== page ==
Myelofibrosis (MF), polycythemia vera (PV), and essential thrombocythemia (ET) are myeloproliferative neoplasms (MPNs) whose associated disease burden includes a range of debilitating symptoms, thrombosis, hemorrhage, and shortened survival. To enhance patient care, it is important to understand the impact of MPNs in patients' lives; however, little is known regarding how these conditions affect patients' quality of life (QOL), activities of daily living, productivity, and emotional well-being. The US LANDMARK survey (Mesa et al. BMC Cancer 2016) captured data for US patients. Here, we present an interim analysis of results of another MPN LANDMARK survey conducted in the rest of the world.


MPN LANDMARK survey is a cross-sectional survey of MPN patients across 6 countries (Australia, Canada, Germany, Japan, Italy, and UK). Patients completed an online questionnaire to measure MPN related symptoms experienced over the past 12 months and the impact of their condition on their QOL and ability to work. Additional questions related to employment productivity and activity impairment (including absenteeism and loss of productivity over the past 7 days). Patients included in this interim analysis had completed the survey by July 18, 2016, with enrollment continuing in all countries.


Patients: Overall, 437 patients had completed the survey (98 MF, 121 PV, 218 ET). For MF and PV, the male to female gender split was relatively even (54% male for each), whereas an expected greater proportion of ET patients was female (70%). Patients with MF were significantly older than PV and ET patients (mean ages, 62, 59, and 55 years, respectively) and more had been diagnosed within 2 years of experiencing their symptoms (83% MF, 67% PV, 71% ET).

MPN Symptoms (Table): Most patients (94%) experienced MPN-related symptoms in the past 12 months. The most commonly reported symptom among all subtypes was fatigue (69% MF, 62% PV, 73% ET), incidence of other common symptoms varied depending on disease subtype (MF: shortness of breath [38%], bruising [36%], night sweats [35%], early satiety [33%]; PV: night sweats [36%], trouble concentrating [36%], trouble sleeping [34%], dizziness [34%]; ET: trouble sleeping [37%], dizziness [37%], bruising [35%], night sweats [35%]). When asked which symptom patients would most like to have resolved, most patients preferred to have feeling of fatigue/tiredness improved across all disease subtypes (31% MF, 30% PV, 33% ET). Patients experienced an average of 6.4 symptoms at diagnosis but this progressed to an average of 7.6 symptoms since diagnosis after a median time of 6 years.

QOL: A majority of patients indicated that they experienced a reduction in QOL due to MPN symptoms (87% MF, 71% PV, 73% ET) with 33% and 26% of MF and ET patients expressing that their condition has caused emotional hardship, and one-third of patients with PV reporting that they have felt worried or anxious about their disease (39%).

MPN Impact on Activity/Employment: Patients reported a high impact on their ability to work, 12% reported voluntarily leaving their job, 10% had taken early retirement, 10% had moved onto disability living allowance, 8% moved to a lower paid job, and 2% experienced involuntary loss of work (Table). Of the patients who were in full-time or part-time employment at the time of the survey (MF [n=17]), PV [n=41], ET [n=98]), approximately, 40% had been absent from work within the past 7 days; this was the highest in MF patients (41% MF, 38% PV, 33% ET). On an average, over the past 7 days, MF patients had missed 3.1 hours from work, PV patients 2.3 hours and ET patients 2 hours. Across all subgroups, a substantial proportion of patients reported impairment in work (mean: 34% MF, 33% PV, 31% ET) and overall activity (mean: 46% MF, 42% PV, 39% ET).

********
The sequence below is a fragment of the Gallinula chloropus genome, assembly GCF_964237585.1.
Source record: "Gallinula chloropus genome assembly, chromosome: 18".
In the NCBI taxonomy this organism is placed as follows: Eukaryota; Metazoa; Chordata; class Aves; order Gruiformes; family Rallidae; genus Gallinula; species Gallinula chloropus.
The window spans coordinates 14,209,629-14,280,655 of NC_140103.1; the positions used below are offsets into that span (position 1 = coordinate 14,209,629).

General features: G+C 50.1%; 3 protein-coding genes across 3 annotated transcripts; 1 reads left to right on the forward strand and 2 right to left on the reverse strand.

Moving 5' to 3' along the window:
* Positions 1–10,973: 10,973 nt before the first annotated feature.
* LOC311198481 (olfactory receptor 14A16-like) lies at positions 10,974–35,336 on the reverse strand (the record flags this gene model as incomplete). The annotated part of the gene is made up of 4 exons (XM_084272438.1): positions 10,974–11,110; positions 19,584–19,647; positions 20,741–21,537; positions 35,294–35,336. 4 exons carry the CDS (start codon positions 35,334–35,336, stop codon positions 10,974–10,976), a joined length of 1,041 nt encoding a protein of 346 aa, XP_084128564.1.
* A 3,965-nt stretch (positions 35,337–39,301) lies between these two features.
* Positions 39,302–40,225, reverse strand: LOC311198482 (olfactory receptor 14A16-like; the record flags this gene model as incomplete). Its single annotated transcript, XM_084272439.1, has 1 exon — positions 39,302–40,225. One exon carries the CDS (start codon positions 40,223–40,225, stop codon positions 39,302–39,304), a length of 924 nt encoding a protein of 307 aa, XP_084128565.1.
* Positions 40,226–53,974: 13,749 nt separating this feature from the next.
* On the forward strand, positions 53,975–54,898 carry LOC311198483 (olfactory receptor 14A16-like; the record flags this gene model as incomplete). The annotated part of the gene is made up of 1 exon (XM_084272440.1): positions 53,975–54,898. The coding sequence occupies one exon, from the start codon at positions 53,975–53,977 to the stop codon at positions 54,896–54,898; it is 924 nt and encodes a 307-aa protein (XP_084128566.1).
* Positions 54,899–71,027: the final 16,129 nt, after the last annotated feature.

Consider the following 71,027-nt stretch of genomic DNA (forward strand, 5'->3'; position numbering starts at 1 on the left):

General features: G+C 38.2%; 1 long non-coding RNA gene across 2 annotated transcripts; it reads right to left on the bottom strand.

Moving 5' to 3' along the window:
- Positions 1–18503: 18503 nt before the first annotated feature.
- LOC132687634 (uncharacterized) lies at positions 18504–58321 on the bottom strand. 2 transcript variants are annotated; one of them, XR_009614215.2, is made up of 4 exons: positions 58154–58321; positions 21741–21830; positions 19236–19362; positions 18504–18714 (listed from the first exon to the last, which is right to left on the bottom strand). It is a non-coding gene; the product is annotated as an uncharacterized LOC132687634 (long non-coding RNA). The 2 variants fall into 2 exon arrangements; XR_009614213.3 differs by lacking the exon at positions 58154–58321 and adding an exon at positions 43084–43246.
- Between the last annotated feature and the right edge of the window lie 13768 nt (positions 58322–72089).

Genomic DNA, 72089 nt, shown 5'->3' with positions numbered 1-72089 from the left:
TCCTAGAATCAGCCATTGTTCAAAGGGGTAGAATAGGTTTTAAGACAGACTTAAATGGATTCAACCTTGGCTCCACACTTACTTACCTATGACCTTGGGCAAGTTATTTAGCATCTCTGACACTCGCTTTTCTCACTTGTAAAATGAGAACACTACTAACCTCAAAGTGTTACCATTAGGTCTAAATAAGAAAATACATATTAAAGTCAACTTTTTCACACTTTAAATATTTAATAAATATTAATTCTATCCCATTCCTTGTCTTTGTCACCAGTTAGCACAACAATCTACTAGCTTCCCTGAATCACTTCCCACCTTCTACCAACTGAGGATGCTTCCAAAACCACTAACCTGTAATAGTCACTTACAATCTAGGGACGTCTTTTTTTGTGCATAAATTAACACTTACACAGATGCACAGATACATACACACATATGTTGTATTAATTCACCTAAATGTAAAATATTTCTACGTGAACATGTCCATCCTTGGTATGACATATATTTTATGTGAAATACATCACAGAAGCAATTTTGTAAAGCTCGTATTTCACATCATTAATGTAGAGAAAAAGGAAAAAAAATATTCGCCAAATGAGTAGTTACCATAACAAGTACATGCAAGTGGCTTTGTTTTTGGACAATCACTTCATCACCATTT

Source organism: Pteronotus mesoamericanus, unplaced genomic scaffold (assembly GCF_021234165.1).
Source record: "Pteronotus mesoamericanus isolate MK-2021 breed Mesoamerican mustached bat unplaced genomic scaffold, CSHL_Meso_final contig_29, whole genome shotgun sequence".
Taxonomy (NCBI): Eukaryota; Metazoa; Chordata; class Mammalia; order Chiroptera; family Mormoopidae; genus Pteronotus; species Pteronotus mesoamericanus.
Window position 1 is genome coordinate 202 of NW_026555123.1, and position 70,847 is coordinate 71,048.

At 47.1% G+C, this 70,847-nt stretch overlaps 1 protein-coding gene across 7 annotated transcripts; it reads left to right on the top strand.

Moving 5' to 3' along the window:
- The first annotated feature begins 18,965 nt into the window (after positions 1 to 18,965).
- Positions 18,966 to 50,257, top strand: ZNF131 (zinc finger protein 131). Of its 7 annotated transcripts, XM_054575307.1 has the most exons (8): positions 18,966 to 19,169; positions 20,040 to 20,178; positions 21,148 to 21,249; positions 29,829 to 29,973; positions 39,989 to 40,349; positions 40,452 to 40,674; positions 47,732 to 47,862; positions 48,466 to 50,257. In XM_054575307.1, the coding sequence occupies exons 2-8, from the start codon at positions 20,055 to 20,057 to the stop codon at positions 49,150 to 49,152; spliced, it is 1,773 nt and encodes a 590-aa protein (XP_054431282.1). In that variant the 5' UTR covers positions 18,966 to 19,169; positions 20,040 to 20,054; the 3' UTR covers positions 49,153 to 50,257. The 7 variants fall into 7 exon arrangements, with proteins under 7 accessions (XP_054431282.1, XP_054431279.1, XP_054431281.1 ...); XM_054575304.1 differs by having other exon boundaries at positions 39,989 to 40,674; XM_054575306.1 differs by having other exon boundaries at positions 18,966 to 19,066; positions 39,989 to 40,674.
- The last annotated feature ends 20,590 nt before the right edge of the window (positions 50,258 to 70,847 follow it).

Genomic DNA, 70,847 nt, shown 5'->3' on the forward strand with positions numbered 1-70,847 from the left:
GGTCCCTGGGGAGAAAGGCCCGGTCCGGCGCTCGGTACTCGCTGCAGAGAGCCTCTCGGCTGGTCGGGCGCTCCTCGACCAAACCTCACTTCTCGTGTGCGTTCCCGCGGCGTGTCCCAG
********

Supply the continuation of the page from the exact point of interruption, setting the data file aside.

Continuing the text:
This interim analysis from the MPN LANDMARK survey indicates that MPN patients experience a high burden of disease, including a high prevalence of symptoms, an increase in the number of symptoms from diagnosis and reduction of their emotional well-being, QOL, and ability to work. These results are consistent with those from the previous US LANDMARK survey with the addition of novel data on how MPNs impact work. When treating MPN patients, care should be taken in trying to manage a patient's disease burden, so as to minimize the impact on a patient's daily life. Further results from additional survey responses will be presented at the congress.


Harrison:Baxaltra: Consultancy, Honoraria, Speakers Bureau; Novartis: Consultancy, Honoraria, Other: travel, accommodations, expenses, Research Funding, Speakers Bureau; Gilead: Honoraria, Speakers Bureau; Incyte Corporation: Honoraria, Speakers Bureau; Shire: Honoraria, Speakers Bureau. Koschmieder:Novartis: Consultancy, Honoraria, Membership on an entity's Board of Directors or advisory committees, Research Funding. Foltz:Novartis: Consultancy, Honoraria, Membership on an entity's Board of Directors or advisory committees, Research Funding. Koehler:Novartis Inc. (Germany): Consultancy, Other: Training. Komatsu:Shire: Speakers Bureau; Novartis: Membership on an entity's Board of Directors or advisory committees, Speakers Bureau. Boothroyd:Novartis: Employment, Equity Ownership. Spierer:Novartis: Employment. Ronco:Novartis: Employment. Taylor-Stokes:Adelphi Real World: Employment. Waller:Adelphi Real World: Employment. Mesa:Celgene: Research Funding; Galena: Consultancy; Novartis: Consultancy; CTI: Research Funding; Ariad: Consultancy; Incyte: Research Funding; Gilead: Research Funding; Promedior: Research Funding.

Author notes


Asterisk with author names denotes non-ASH members.

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